Tinnitus is the perception of ringing in the ears. While it is perceived in the ear, it actually occurs in the brain. When the delicate hair cells inside the cochlea are damaged or overstimulated, the result is tinnitus.
To date, there is no cure for this condition. The number of people affected is growing fast, and statistics show that one in five people suffer from tinnitus. Tinnitus is also the leading “souvenir” that veterans retain from service. On average, one in every 10 American adults is affected by tinnitus.
Although tinnitus is often described as ‘ringing in the ears,’ the variety of sounds and combinations that people perceive are widespread. The noise can sound like roaring, hissing, humming, clicking, or buzzing. It may also vary in pitch, from a low roar to a high squeal.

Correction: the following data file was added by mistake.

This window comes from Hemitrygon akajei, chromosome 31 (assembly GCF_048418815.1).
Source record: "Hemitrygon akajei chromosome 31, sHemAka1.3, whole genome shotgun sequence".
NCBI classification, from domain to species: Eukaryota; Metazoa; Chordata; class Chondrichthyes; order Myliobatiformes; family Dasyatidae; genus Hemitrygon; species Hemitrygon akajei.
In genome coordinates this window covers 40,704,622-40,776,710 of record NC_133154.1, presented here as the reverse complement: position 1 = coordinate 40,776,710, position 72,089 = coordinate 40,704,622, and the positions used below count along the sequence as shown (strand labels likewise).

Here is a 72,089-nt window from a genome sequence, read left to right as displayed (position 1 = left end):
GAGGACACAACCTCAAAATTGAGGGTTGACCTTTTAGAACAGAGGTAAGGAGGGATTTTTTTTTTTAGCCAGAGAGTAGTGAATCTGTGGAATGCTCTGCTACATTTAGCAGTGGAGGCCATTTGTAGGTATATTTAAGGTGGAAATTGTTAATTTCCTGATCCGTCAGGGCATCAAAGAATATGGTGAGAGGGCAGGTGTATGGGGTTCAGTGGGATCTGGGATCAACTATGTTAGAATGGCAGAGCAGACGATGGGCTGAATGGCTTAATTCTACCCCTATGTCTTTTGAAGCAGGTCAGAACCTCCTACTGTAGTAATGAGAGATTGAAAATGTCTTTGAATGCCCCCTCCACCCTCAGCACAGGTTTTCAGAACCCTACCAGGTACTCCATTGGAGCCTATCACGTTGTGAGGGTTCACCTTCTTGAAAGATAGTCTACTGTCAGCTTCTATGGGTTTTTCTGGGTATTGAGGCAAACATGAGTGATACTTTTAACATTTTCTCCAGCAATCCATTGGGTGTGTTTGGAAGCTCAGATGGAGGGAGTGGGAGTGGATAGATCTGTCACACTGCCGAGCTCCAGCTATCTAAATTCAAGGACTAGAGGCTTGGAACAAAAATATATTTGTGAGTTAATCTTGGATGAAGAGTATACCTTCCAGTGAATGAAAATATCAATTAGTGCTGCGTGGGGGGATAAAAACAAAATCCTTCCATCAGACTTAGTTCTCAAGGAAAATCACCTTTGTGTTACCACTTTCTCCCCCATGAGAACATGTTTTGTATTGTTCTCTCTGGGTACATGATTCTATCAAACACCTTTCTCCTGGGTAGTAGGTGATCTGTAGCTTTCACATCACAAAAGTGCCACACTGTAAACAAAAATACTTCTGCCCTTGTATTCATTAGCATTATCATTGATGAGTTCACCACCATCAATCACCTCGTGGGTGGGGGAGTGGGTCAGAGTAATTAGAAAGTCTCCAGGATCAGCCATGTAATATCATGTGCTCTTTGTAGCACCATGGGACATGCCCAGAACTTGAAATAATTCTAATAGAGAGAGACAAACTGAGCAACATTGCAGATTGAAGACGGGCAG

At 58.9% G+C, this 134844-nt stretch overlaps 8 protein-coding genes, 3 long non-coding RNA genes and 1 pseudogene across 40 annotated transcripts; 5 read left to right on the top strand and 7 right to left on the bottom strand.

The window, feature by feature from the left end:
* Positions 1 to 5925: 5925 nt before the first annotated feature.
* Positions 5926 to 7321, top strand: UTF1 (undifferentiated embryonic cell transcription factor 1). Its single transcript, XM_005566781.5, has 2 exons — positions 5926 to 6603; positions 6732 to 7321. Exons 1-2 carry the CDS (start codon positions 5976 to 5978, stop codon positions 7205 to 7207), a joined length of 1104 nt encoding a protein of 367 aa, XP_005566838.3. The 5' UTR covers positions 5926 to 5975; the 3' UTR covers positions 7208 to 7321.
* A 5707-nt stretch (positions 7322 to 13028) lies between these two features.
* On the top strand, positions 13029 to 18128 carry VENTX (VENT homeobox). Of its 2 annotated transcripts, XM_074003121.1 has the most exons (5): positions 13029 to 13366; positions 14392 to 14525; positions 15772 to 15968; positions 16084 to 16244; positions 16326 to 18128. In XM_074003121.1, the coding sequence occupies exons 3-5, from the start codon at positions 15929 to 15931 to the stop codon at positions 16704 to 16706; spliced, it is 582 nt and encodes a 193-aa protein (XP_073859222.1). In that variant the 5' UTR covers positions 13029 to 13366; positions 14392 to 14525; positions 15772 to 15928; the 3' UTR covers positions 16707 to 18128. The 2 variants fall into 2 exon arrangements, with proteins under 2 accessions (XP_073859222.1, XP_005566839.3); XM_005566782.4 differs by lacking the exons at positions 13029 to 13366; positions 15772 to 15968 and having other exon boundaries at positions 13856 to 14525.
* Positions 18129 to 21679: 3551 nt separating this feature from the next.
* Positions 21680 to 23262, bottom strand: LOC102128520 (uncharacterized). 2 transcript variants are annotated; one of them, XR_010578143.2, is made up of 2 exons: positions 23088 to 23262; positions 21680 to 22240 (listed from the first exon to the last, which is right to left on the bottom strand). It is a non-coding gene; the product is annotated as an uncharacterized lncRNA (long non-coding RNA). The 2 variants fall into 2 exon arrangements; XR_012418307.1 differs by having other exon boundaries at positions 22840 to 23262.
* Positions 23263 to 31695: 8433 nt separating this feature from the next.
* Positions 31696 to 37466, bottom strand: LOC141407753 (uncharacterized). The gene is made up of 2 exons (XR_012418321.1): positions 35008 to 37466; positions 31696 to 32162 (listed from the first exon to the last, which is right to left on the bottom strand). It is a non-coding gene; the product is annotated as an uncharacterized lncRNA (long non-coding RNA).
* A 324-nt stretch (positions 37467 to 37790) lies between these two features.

The onset and cause are as varied as the sounds people hear. Regardless of how it began and what it sounds like, tinnitus can range from a bothersome condition to a debilitating one, impacting not only the day–to–day lives of the individuals affected, but their families and loved ones as well. The sound may be present all the time, or it may come and go.
There are two kinds of tinnitus: subjective tinnitus and objective tinnitus. Subjective tinnitus is the most common type of tinnitus, and can only be heard by the person experiencing it. The sound may be perceived in one ear or both ears. Objective tinnitus is a rarer form of tinnitus. Unlike subject tinnitus, object tinnitus can also be detected by another person, such as a doctor.